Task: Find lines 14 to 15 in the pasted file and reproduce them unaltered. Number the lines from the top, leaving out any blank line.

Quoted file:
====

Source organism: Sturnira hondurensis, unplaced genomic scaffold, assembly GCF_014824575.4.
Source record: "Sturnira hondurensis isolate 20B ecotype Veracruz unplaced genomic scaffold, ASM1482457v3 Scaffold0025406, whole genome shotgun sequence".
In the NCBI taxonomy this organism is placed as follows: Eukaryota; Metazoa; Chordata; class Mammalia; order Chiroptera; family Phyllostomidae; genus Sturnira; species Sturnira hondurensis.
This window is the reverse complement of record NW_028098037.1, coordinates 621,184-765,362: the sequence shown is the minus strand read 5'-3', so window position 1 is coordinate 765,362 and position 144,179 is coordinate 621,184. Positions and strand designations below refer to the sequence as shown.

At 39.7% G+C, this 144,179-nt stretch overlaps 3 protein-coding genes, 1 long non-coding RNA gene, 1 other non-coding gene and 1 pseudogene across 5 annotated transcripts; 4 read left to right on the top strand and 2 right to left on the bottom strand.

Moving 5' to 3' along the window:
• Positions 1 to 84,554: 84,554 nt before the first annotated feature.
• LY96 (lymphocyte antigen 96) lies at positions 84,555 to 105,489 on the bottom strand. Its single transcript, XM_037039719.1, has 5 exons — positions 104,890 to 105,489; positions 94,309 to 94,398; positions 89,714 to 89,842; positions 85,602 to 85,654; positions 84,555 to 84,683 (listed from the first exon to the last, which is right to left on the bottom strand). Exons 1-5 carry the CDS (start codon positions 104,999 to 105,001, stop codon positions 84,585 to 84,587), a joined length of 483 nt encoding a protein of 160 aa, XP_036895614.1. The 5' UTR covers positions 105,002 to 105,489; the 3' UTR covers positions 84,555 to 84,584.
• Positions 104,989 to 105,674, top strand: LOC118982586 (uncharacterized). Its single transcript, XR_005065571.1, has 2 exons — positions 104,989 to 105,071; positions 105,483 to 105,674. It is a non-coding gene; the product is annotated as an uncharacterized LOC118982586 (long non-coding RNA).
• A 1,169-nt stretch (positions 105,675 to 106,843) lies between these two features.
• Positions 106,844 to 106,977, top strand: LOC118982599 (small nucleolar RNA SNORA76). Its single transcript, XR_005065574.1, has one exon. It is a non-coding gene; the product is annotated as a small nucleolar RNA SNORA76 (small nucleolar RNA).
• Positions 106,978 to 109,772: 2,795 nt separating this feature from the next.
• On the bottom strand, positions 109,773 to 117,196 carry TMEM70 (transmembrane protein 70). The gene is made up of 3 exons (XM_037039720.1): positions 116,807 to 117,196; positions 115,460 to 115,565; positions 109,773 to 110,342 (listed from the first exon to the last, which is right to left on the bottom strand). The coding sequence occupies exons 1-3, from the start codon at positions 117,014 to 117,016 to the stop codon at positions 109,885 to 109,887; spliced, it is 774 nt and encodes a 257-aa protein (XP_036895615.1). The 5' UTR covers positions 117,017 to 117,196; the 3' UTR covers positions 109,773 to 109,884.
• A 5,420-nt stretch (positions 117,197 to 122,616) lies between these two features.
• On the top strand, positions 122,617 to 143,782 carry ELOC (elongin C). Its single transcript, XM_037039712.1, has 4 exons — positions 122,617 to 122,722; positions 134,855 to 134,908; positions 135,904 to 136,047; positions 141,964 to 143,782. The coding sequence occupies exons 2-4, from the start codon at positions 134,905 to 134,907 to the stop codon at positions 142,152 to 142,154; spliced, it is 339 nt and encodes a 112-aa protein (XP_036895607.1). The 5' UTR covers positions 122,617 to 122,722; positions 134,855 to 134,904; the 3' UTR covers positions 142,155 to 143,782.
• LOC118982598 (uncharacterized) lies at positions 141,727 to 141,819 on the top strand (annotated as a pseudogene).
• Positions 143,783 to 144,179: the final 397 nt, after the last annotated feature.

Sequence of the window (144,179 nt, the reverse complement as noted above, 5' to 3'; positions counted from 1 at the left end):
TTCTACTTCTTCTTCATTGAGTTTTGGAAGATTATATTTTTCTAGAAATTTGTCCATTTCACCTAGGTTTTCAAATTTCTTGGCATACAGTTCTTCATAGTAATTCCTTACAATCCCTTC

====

• A 5,420-nt stretch (positions 117,197 to 122,616) lies between these two features.
• On the top strand, positions 122,617 to 143,782 carry ELOC (elongin C). Its single transcript, XM_037039712.1, has 4 exons — positions 122,617 to 122,722; positions 134,855 to 134,908; positions 135,904 to 136,047; positions 141,964 to 143,782. The coding sequence occupies exons 2-4, from the start codon at positions 134,905 to 134,907 to the stop codon at positions 142,152 to 142,154; spliced, it is 339 nt and encodes a 112-aa protein (XP_036895607.1). The 5' UTR covers positions 122,617 to 122,722; positions 134,855 to 134,904; the 3' UTR covers positions 142,155 to 143,782.